The Bawden paper is a really good paper that I hadn't read, yet.  Thanks!  I've 
been thinking about quasiquotation a lot lately as it relates to the 
syntax-constructor approach I've been considering for the vector API in project 
Panama.  In particular, the notion of nested loops that feed induction 
variables inward.  Originally I had thought that perhaps this was an issue that 
I could solve via 'libraryizing' loops in specialized forms (reduction, etc.) 
but now I'm not so sure.  Quasiquoting with variable fields seems like 
something one could construct over a combination of MethodHandle and VarHandle 
combinators.  The issue I'm trying to wrap my brain around right now is inward 
dependency, or inward variable capture that you'd see in something like:

for(int a = Z;;)
   for(int b = X;;)
      for(int c = Y;;)
         //a,b,c captured here.  How to model this dependency in a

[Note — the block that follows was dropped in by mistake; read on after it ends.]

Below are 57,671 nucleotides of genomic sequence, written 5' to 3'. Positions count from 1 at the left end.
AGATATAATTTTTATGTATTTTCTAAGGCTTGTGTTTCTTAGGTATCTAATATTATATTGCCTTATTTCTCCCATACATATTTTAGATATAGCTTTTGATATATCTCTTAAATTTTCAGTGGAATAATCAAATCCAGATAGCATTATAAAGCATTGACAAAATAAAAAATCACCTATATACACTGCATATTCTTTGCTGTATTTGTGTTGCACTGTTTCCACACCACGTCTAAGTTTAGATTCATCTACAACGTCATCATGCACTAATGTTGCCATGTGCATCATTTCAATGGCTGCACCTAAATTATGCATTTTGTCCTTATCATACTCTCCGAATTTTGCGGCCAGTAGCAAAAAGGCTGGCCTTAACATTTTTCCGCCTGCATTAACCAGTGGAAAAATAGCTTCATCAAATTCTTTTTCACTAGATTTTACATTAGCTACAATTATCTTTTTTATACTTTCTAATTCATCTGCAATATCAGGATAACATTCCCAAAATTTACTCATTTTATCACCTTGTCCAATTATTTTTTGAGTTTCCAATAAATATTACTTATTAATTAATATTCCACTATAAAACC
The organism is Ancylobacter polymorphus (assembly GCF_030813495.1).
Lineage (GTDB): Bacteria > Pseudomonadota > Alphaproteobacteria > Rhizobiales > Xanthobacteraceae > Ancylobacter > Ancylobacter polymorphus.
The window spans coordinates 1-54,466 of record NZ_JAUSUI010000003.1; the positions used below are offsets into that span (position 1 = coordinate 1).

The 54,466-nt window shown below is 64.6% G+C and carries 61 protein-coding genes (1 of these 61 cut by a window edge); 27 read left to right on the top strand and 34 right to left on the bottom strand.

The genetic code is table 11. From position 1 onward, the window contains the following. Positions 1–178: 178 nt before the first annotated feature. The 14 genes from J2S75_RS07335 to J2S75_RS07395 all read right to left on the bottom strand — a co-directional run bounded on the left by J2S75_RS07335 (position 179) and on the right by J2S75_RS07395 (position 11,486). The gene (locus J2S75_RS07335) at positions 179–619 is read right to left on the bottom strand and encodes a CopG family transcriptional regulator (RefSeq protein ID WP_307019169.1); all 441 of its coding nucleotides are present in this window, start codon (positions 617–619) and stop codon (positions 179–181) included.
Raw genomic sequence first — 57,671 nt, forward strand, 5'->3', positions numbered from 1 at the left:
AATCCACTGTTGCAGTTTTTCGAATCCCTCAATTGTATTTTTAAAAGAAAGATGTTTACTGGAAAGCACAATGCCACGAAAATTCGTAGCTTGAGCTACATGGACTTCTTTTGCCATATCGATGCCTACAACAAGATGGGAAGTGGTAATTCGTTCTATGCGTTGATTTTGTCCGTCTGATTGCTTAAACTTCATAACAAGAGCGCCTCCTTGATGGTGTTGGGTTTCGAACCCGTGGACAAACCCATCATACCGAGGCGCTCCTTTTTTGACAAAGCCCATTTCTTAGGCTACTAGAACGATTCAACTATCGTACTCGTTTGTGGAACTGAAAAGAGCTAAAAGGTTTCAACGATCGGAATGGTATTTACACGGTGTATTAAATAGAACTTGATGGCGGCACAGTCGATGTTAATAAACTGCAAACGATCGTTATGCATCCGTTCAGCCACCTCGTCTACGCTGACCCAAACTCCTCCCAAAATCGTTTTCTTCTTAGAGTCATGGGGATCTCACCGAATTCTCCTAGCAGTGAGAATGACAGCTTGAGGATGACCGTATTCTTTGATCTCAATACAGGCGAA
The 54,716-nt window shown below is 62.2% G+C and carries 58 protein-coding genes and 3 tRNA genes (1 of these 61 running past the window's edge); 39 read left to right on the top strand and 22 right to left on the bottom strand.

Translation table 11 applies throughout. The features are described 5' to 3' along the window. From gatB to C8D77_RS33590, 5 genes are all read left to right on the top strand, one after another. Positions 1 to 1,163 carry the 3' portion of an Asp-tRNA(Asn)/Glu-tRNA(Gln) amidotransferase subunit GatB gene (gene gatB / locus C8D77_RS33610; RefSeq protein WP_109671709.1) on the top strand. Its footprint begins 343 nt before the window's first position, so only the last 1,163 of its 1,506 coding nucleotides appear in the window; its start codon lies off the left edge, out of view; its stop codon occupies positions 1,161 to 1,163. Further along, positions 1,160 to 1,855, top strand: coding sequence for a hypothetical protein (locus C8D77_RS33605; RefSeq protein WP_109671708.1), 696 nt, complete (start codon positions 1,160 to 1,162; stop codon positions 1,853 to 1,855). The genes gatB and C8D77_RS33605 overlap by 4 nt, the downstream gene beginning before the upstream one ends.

I suppose we can use a varargs/spreader/collector-based approach where the user 
track their captured variables using a scheme like De Bruijn[1] indexing or 
otherwise.  It's not something you can statically check, but those may be the 

Coincidentally, I "grew up" with a different flavor of quasiquoting from the ML 
and Haskell communities that involves staged compilation and concrete DSLs that 
were parsed and transformed back to the host language's syntax before the final 
state of program compilation.  Not sure how relevant that is to this topic, but 
here it is all the same[2].


[2] Mainland, Why It's Nice to be Quoted: Quasiquoting for Haskell

-----Original Message-----
From: mlvm-dev [] On Behalf Of John Rose
Sent: Tuesday, August 2, 2016 4:28 PM
To: Da Vinci Machine Project <>
Subject: FTR: good old paper on quasi-quotation

Related to some discussion at the JVMLS about quasi-constants (templates, 
constants with holes), here is the early history of quasi-quoting in computing, 
as reported by someone who was there.

Alan Bawden, Quasiquotation in Lisp (1999)

Also regarding the history of quasiquotes, I found this little gem, showing one 
of our own community, in his tender years, innocently confounding the Boffins 
of Quotation.

Boolos & Jeffrey, Logic, Logic, Logic (1999), p. 393

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